I recently aided in the writing of a book on a topic that is almost as great a concern to doctors, health care providers, and governments worldwide as disease itself – health literacy. This term is defined as "the degree to which individuals have the capacity to obtain, process, and understand the basic health information and services needed to make appropriate health decisions."
Health literacy can also be further defined as having the ability to correctly read bottles of prescription medicines and how often to take them, or to understand dietary restrictions advised by their physicians and how to follow them. It can include patients' ability to understand their diseases and the different treatment options available to them, to understand the concepts of risks and benefits, and to be able to communicate effectively with their health care providers. Finally – and the reason I'm writing this article – health literacy can be measured to some extent by patients' ability to find and understand useful information about their health.
Where can you go to find out more about what ails you?
There was a time when there was only one answer to this question – your doctor. But the pressures of modern medical practice have left physicians themselves with less time to spend with each patient, and often without the training or patience to spend time with individuals making sure that they understand the nature of their conditions, and what they must do from their side to help the doctors in treating these conditions.
Your doctor may tell you to "reduce calories" or to "lower the amount of saturated fats in your diet" or to "get more exercise." But they often don't follow up that advice with explanations of where to go to get information on how many calories are contained in the foods you currently eat. Or what exactly a saturated fat is, as opposed to one of the "good fats." Or what kinds of exercise might be most beneficial for you, and how often you should perform them. So where do you go for this kind of information?
Enter the Internet
Before the invention of the World Wide Web, with its intuitive, click-here-for-more-information multimedia interface, if you were interested in learning more about matters that affected your health you would have had to go to libraries, or possibly even to specialized medical libraries. There you would have had to spend hours or days pouring through stacks of books searching for information about the condition or the disease you wanted to know about. And then when you found it, more often than not it would be in "medicalese" that was as incomprehensible to you as ancient Greek.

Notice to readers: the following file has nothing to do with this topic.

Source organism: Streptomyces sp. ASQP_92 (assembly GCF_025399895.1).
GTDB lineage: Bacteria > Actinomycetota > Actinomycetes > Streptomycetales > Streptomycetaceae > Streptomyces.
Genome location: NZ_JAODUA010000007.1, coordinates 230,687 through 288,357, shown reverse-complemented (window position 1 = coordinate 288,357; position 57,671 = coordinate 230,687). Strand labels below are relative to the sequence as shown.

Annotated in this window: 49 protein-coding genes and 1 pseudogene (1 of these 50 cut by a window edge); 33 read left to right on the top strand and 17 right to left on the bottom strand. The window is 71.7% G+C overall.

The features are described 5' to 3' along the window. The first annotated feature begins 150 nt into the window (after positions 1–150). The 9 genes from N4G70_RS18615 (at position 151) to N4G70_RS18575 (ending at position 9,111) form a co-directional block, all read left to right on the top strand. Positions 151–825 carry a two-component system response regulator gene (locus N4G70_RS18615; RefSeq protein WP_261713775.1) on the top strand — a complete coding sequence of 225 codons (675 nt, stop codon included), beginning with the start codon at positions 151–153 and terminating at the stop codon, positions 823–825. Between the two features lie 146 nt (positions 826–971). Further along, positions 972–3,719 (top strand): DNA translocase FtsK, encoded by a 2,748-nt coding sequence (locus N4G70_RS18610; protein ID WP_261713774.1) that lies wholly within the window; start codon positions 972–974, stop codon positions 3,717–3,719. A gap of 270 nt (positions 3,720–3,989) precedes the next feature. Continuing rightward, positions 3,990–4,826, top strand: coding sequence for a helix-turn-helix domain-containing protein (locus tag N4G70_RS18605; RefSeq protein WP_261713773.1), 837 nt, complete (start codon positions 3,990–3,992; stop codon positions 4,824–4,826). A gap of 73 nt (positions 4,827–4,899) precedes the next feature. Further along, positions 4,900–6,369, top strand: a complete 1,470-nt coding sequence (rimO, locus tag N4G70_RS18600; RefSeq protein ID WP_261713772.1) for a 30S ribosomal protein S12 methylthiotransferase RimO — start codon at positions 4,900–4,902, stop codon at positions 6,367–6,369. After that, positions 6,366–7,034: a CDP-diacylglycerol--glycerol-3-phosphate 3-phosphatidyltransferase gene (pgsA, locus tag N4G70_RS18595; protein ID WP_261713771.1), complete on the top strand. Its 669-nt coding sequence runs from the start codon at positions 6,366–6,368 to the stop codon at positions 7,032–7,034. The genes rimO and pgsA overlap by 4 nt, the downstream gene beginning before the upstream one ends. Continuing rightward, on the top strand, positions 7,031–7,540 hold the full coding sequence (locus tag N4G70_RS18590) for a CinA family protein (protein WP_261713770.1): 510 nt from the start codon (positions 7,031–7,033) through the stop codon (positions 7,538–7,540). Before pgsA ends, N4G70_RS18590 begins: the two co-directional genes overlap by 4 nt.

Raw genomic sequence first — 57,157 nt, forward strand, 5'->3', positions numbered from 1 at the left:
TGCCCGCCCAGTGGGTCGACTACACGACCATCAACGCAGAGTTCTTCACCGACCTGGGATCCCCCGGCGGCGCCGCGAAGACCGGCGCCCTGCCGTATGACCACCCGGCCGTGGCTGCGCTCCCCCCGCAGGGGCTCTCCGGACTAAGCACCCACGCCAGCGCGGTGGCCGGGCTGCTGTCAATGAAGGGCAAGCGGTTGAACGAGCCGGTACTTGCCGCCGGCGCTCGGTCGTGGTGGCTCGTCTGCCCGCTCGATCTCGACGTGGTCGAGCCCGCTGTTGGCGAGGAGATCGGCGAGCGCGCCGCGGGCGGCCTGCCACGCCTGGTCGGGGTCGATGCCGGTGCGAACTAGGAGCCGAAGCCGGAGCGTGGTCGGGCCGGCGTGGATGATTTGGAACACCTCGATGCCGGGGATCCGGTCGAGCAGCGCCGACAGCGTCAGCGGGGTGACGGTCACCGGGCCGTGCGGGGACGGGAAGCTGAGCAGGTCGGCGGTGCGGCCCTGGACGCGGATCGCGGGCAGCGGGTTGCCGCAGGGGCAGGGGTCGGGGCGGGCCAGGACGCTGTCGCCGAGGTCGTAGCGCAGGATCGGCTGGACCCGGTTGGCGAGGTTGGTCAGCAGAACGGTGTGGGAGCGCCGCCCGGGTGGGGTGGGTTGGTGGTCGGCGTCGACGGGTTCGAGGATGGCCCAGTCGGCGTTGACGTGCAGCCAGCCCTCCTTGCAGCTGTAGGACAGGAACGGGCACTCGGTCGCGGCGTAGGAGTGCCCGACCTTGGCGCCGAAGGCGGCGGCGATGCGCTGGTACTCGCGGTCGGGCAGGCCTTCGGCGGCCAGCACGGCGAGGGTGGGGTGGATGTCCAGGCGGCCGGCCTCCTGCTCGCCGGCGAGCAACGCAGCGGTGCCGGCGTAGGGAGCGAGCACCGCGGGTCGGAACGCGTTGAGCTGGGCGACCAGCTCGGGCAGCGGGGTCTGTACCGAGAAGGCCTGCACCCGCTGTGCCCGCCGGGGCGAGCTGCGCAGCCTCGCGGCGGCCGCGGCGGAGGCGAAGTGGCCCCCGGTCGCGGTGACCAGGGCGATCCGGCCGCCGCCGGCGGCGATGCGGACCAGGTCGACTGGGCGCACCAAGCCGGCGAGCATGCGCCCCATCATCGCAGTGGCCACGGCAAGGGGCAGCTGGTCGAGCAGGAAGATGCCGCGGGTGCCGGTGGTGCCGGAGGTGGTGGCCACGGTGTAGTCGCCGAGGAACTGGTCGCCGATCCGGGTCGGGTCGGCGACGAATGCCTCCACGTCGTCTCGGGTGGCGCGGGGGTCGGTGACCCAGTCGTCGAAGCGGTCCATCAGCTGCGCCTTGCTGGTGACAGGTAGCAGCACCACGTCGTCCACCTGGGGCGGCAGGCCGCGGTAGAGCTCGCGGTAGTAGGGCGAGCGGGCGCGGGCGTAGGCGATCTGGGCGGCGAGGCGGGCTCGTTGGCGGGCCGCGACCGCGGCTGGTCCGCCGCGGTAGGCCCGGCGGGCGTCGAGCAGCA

Now you can access that information in milliseconds on your home computer, or even on your "smart phones" on websites not unlike…uh…this one. Here on healthguidance.org you can scan the list of recent articles and find information on everything from the Glycemic Index and how to understand it to the health benefits of avocados to information on the latest breakthroughs in drugs, nutrition, exercise, meditation, and other topics. And this information has in almost all cases been "translated" from its original "medicalese" into easy-to-understand, useful information that you can actually do something with.
You can search this and many, many other health-related sites for specific keywords or topics, and quickly "home in" on the things you're most interested in. You can receive information from a wide variety of sources, and then take that information with you on your next visit to the doctor, and ask him or her about it, and whether it might be applicable to your condition. You can "mine" the Internet for the information you need to improve your ability to ask your health care providers the right questions, and thus get more specific and more useful answers.
In short, you can become more of an active participant in your own health care, and a more knowledgeable one. I, for one, think that that's a good thing. It makes me proud to be one of the people contributing articles here.